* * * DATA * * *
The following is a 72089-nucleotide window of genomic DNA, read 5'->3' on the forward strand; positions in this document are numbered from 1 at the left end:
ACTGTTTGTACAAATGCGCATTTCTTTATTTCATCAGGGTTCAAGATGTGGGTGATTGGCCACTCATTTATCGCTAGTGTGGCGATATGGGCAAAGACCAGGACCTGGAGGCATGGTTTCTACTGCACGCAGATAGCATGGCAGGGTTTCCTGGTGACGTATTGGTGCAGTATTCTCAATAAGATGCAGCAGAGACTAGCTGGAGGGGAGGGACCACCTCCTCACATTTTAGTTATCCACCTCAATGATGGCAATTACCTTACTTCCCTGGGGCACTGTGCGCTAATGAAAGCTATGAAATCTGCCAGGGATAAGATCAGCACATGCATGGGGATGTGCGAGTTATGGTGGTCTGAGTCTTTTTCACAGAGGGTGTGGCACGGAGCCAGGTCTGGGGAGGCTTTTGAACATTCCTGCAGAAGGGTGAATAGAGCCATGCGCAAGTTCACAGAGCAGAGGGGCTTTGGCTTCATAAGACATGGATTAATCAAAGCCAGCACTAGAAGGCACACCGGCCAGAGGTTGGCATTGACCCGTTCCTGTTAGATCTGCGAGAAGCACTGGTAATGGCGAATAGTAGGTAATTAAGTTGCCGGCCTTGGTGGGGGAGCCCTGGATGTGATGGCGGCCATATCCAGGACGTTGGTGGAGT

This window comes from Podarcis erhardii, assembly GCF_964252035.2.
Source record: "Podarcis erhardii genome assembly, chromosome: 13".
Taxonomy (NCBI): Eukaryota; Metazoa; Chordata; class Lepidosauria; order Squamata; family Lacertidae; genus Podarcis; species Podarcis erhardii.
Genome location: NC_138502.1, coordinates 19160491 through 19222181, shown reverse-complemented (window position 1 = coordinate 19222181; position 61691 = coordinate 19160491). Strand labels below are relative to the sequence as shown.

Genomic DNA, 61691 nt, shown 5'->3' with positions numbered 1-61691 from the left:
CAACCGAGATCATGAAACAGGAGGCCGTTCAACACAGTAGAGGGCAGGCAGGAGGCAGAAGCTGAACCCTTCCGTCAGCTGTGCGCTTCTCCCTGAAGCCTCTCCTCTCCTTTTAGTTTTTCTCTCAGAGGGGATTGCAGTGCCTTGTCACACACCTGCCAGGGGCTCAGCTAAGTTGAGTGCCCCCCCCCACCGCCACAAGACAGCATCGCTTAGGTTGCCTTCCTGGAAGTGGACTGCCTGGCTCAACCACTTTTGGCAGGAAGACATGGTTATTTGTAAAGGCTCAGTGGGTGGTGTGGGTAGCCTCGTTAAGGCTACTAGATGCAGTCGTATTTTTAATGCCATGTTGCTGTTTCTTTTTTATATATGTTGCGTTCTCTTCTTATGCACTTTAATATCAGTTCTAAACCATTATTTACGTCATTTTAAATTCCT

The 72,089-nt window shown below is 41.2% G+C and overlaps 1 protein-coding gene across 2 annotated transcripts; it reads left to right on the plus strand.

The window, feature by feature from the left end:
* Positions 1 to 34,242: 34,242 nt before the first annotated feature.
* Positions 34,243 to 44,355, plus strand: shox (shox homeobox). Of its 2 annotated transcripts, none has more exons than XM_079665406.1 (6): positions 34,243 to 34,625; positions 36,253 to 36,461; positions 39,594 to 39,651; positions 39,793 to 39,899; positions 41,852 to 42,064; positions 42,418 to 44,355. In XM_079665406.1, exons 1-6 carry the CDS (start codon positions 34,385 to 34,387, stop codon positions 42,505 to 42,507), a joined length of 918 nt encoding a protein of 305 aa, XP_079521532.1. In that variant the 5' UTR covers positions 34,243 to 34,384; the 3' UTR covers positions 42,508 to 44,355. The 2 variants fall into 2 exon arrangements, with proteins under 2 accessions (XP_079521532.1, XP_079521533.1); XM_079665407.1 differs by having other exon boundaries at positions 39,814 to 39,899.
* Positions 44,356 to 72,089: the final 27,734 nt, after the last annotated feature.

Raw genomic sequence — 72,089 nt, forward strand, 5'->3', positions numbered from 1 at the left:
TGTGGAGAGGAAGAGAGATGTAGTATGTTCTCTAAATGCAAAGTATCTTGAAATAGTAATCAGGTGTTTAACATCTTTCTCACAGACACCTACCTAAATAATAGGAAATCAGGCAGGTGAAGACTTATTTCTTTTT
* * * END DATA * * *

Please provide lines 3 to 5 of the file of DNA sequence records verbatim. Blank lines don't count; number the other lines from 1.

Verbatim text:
This window comes from Podarcis erhardii, assembly GCF_964252035.2.
Source record: "Podarcis erhardii genome assembly, chromosome: 13".
Taxonomy (NCBI): Eukaryota; Metazoa; Chordata; class Lepidosauria; order Squamata; family Lacertidae; genus Podarcis; species Podarcis erhardii.